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Epilepsy

Epilepsy

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Epilepsy is a neurological disorder characterized by recurrent seizures. Seizures are episodes of abnormal electrical activity in the brain that can cause various physical symptoms, such as convulsions, loss of consciousness, and strange sensations.

Epilepsy can affect people of any age, gender, or race. The exact cause of epilepsy is unknown in most cases, but it is believed to be due to a combination of genetic and environmental factors. In some cases, the cause of epilepsy can be traced to head trauma, brain tumors, stroke, or infections.

Epilepsy is usually diagnosed based on a person's medical history, physical exam, and neurological tests. These tests may include an electroencephalogram (EEG), which measures electrical activity in the brain, and a magnetic resonance imaging (MRI) scan, which can help detect structural abnormalities in the brain.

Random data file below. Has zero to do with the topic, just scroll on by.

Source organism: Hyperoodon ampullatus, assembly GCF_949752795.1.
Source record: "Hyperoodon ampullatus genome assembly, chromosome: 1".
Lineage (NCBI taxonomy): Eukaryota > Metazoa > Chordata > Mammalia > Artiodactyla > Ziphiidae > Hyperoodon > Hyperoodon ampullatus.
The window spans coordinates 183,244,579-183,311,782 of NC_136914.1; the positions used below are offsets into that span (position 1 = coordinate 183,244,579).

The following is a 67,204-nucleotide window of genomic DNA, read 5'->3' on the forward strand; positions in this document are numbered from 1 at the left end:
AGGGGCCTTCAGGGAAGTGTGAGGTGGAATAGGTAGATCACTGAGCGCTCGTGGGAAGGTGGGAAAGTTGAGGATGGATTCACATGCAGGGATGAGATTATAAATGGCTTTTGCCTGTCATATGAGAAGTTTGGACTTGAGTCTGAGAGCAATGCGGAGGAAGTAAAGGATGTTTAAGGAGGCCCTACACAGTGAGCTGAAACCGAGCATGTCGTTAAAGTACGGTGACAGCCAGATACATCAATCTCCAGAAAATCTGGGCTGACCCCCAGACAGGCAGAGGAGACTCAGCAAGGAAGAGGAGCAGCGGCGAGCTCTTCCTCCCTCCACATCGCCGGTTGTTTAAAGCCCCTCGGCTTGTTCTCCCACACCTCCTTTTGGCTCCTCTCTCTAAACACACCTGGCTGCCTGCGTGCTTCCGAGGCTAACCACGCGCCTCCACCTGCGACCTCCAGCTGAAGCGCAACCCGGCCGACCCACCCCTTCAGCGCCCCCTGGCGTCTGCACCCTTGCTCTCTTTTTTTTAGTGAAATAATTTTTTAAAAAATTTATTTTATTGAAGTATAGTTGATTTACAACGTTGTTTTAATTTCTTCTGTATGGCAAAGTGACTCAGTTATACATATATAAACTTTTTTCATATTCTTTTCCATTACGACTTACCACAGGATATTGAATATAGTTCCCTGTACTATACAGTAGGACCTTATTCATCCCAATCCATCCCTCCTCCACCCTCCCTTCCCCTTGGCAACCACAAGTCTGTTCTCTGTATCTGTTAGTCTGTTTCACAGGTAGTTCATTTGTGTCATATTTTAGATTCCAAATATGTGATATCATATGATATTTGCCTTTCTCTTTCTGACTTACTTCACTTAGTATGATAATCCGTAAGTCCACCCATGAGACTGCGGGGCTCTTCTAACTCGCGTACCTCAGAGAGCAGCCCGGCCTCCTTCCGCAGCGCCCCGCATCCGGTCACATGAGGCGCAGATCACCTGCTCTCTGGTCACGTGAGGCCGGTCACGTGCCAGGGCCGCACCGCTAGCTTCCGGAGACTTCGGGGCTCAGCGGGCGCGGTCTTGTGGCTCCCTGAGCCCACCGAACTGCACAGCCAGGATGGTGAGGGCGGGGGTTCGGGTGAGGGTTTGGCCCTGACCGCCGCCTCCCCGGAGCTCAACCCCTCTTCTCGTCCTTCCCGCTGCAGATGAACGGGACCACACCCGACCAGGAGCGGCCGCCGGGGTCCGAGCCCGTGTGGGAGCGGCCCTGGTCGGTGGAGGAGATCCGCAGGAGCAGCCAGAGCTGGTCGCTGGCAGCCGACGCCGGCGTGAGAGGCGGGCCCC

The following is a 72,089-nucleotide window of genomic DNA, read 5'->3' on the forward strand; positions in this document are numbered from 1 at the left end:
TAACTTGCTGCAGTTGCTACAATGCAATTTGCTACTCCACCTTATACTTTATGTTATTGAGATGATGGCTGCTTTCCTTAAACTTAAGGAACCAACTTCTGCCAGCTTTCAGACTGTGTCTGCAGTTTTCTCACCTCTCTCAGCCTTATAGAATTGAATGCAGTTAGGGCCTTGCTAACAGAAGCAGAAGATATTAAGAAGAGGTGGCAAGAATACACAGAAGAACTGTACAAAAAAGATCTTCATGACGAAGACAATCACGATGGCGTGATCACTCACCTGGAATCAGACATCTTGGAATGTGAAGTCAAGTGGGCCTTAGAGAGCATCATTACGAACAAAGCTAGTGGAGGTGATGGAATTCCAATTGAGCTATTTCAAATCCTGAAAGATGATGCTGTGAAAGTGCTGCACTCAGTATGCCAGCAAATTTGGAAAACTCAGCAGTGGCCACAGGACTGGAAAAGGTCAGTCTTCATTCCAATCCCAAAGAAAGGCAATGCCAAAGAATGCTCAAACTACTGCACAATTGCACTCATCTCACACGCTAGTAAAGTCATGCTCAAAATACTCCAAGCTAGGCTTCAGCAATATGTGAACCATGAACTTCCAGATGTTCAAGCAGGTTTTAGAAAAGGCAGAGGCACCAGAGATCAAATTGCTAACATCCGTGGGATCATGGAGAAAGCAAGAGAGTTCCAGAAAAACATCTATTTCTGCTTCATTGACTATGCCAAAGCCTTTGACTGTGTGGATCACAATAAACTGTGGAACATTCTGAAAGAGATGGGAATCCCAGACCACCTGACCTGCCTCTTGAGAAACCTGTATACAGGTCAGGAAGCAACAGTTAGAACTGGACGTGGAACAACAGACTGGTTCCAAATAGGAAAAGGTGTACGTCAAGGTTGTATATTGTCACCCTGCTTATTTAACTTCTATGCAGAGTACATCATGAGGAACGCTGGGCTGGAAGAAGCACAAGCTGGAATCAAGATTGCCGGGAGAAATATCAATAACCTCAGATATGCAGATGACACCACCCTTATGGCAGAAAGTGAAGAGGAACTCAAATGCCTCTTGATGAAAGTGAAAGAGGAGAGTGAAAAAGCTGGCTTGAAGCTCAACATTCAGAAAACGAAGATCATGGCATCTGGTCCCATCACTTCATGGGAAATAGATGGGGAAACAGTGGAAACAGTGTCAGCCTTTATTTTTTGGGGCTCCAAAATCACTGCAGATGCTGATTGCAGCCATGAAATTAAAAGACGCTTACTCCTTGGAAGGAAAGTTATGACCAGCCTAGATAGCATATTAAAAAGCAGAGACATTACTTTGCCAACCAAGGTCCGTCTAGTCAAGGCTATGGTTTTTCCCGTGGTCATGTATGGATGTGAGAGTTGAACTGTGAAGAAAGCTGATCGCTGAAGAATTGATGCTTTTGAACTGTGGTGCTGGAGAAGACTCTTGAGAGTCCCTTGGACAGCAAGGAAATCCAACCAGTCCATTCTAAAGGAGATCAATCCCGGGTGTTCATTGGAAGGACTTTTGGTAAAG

Treatment for epilepsy typically involves medications to reduce the frequency and severity of seizures. Surgery may be recommended to remove the part of the brain where the seizures originate.

Other treatments may include lifestyle changes, such as avoiding triggers that can cause seizures, and cognitive behavioral therapy to help manage stress and anxiety.

Epilepsy can be challenging to manage, but it is important to remember that it is treatable and that people with epilepsy can lead full and productive lives.

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References

  • Epilepsy: Causes, Symptoms, Diagnosis, and Treatment. (2020). Retrieved from https://www.healthline.com/health/epilepsy
  • What is Epilepsy? (2020). Retrieved from https://www.epilepsy.com/learn/epilepsy-101/what-epilepsy